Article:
Calling for an out-of-the-box approach in the use of digital technology for preservation of India’s oral traditions using digital technology, former director of the Indira Gandhi Rashtriya Manav Sangrahalaya (IGRMS) Kalyan Kumar Chakravarthy on Thursday said, “Digital technology has not been used to the optimal extent when it comes to preserving our oral traditions.
More needs to be done with digital technology than just recording them.” Chakravarthy, in an interaction that followed the inauguration of the two-day national seminar on ‘Essence of India: Unique Markers of Biology, Culture, Language and History of Indian Populations’ organised by the Anthropological Association at the Central Institute of Indian Languages (CIIL), called for the implementation of the Provision of Urban Amenities to Rural Areas (PURA) – a brainchild of former President of APJ Abdul Kalam – to protect India’s diverse cultures and traditions.
“The unique feature of our culture is that it accommodates unity, and diversity,” said Chakravarthy. Diversity, he said, was a basic value in India’s cultural ethos which found reflection in art, religion and daily life. “It is essential that we protect it. A unitary philosophy based on development is not good for any society,” said Chakravarthy, making a strong case for a topical developmental model. “Development cannot be distinct from culture. Culture is not restricted to song and dance,” he added.
The former director of IGRMS said that oral traditions in India were a product of the local environment, which he said varied from one region to the next. Pointing out that national integrity in India was preserved because of its diverse traditions, Chakravarthy said, “Conservation of a culture in Ladakh will be different to doing it in Kerala. The same can be said of developmental projects.” Advocating for an integrated strategy to preserve the diverse cultures, Chakravarthy said that one must not underestimate the role of technology in preserving the past.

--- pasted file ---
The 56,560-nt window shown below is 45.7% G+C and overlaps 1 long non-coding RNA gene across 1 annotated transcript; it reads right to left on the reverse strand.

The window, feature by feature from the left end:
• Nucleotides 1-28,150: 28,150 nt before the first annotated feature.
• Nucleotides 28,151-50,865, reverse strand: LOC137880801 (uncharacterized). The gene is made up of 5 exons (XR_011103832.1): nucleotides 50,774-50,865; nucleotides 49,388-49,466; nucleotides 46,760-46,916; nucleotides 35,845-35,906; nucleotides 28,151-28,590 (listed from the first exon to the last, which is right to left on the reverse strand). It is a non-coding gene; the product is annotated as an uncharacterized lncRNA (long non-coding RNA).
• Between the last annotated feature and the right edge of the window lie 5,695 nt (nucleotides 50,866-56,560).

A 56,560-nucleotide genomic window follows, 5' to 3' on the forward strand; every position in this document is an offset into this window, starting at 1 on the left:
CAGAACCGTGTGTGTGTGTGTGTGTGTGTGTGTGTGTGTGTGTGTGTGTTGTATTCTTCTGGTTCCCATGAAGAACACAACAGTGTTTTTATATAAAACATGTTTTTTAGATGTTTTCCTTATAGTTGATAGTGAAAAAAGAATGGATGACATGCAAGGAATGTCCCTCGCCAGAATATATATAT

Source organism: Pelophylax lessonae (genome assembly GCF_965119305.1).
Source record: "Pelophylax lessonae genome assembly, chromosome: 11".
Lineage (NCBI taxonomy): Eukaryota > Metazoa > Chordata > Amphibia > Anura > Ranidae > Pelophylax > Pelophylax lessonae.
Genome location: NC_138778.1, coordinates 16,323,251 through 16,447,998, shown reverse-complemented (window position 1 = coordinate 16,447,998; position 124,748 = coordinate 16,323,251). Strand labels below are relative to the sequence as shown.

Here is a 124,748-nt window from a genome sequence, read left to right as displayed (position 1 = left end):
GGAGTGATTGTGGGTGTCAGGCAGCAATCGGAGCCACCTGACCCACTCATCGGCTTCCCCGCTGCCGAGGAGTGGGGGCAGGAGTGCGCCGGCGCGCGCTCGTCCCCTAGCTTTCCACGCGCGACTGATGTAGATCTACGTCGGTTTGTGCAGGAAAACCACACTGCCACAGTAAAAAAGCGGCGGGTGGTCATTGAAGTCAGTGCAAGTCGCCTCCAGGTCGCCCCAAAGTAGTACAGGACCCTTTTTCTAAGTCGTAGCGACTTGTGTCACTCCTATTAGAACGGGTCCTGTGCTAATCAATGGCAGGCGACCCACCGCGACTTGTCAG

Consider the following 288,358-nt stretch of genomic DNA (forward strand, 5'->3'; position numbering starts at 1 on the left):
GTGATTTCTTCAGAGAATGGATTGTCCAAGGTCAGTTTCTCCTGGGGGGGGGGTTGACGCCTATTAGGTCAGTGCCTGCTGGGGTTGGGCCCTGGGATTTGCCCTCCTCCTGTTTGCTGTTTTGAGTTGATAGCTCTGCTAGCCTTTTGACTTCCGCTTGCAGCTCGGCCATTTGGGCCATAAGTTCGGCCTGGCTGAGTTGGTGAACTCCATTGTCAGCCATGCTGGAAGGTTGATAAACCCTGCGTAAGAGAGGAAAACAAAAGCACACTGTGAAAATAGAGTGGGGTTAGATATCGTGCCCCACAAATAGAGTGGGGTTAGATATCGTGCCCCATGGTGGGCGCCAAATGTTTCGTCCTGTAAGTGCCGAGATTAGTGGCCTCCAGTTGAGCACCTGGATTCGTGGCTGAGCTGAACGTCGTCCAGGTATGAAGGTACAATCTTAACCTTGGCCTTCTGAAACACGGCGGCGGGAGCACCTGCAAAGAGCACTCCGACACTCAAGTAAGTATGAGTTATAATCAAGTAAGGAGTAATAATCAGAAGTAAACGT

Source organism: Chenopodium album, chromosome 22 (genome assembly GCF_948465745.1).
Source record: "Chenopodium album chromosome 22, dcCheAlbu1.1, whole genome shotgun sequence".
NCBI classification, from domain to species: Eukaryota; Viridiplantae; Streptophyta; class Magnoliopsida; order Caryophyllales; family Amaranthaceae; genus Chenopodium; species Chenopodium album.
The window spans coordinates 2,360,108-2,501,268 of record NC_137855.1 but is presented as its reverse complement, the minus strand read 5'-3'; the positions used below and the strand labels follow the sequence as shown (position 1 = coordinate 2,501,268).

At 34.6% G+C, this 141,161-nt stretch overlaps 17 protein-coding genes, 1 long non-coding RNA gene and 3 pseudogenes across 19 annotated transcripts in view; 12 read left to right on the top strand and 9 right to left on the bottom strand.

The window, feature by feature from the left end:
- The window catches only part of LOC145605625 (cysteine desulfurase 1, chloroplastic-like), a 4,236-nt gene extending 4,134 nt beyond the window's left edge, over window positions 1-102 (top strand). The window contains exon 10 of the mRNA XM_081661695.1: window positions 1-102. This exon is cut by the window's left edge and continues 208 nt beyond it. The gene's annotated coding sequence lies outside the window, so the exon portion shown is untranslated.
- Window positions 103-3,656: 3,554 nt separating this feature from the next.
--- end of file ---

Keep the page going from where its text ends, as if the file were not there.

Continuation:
“One cannot reject technology. It is vital to preserving our manuscripts. It should also be used in the protection of traditions that have emerged as a result of local wisdom,” he added. Chakravarthy said that there was a need for a comprehensive approach wherein research and engagement with local traditions would be given precedence over priorities of the government, and demands of electoral politics. Delivering the inaugural address at the seminar earlier in the day, Chakravarthy exhorted researchers to make concerted efforts in preserving the unique traditions. CIIL director DG Rao spoke at length about the contribution of India to the world in all domains, and these should be preserved for posterity. As many as 25 scholars from different regions from across the country will participate in the two-day event.